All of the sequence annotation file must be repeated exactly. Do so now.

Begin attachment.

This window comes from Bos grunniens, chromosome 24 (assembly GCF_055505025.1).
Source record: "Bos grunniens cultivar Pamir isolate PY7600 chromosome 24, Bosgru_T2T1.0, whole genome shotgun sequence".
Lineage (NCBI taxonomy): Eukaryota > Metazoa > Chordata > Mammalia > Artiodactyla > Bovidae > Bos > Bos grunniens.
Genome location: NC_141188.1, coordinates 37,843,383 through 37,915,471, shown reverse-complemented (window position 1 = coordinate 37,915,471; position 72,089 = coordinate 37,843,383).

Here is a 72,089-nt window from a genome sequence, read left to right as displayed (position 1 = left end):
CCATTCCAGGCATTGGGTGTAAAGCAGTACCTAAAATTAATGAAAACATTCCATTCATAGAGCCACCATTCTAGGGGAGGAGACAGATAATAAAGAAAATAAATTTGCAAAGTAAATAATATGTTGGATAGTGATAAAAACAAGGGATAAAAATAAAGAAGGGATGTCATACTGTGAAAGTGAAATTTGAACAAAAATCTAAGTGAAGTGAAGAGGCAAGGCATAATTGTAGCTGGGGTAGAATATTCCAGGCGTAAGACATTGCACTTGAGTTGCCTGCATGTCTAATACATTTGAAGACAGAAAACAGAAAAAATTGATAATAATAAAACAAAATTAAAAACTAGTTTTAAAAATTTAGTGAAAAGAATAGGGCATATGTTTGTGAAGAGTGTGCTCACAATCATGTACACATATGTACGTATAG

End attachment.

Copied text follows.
This window comes from Bos grunniens, chromosome 24 (assembly GCF_055505025.1).
Source record: "Bos grunniens cultivar Pamir isolate PY7600 chromosome 24, Bosgru_T2T1.0, whole genome shotgun sequence".
Lineage (NCBI taxonomy): Eukaryota > Metazoa > Chordata > Mammalia > Artiodactyla > Bovidae > Bos > Bos grunniens.
Genome location: NC_141188.1, coordinates 37,843,383 through 37,915,471, shown reverse-complemented (window position 1 = coordinate 37,915,471; position 72,089 = coordinate 37,843,383).

Here is a 72,089-nt window from a genome sequence, read left to right as displayed (position 1 = left end):
CCATTCCAGGCATTGGGTGTAAAGCAGTACCTAAAATTAATGAAAACATTCCATTCATAGAGCCACCATTCTAGGGGAGGAGACAGATAATAAAGAAAATAAATTTGCAAAGTAAATAATATGTTGGATAGTGATAAAAACAAGGGATAAAAATAAAGAAGGGATGTCATACTGTGAAAGTGAAATTTGAACAAAAATCTAAGTGAAGTGAAGAGGCAAGGCATAATTGTAGCTGGGGTAGAATATTCCAGGCGTAAGACATTGCACTTGAGTTGCCTGCATGTCTAATACATTTGAAGACAGAAAACAGAAAAAATTGATAATAATAAAACAAAATTAAAAACTAGTTTTAAAAATTTAGTGAAAAGAATAGGGCATATGTTTGTGAAGAGTGTGCTCACAATCATGTACACATATGTACGTATAG